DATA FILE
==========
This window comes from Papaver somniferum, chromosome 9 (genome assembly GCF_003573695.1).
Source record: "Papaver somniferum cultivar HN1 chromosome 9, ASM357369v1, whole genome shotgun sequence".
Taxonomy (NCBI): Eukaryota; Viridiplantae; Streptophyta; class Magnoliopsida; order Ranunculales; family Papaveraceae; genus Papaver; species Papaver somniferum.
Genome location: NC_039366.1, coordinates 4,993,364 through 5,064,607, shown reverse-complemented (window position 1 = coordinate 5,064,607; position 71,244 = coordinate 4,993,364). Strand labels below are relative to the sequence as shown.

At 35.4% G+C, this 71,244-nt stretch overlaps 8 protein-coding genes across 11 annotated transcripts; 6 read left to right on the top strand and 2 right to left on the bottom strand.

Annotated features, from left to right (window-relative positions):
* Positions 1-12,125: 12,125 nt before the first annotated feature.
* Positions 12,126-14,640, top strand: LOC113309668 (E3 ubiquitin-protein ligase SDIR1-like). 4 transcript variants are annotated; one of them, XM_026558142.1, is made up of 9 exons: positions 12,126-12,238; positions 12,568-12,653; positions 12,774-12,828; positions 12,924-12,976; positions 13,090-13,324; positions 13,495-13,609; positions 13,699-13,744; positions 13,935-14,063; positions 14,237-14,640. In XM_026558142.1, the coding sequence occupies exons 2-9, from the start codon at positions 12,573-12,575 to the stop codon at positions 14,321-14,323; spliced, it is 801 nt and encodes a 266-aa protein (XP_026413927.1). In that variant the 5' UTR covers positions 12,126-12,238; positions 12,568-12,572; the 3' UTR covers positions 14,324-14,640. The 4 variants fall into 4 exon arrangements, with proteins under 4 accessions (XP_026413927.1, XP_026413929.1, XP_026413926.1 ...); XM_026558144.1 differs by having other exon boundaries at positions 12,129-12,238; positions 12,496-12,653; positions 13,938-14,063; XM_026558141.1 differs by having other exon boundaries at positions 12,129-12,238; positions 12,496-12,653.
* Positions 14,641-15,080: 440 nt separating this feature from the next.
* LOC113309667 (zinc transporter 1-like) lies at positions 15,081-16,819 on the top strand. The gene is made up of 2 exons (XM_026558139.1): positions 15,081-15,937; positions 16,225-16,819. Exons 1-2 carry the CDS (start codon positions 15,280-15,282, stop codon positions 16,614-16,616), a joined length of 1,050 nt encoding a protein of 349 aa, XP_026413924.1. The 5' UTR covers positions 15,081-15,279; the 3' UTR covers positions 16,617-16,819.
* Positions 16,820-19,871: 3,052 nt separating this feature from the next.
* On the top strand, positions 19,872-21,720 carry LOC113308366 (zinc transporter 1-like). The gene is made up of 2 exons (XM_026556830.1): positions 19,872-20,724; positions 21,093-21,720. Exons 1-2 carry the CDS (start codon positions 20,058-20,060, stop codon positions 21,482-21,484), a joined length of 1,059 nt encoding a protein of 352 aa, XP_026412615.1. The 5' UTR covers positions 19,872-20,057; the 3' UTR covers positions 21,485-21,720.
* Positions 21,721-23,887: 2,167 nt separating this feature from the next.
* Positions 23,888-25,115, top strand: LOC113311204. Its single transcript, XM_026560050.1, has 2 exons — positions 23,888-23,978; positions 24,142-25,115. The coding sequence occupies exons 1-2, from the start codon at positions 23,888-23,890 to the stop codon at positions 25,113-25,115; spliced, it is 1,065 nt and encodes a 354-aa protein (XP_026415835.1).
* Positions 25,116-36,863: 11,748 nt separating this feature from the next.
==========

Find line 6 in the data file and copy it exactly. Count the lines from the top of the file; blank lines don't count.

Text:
Annotated features, from left to right (window-relative positions):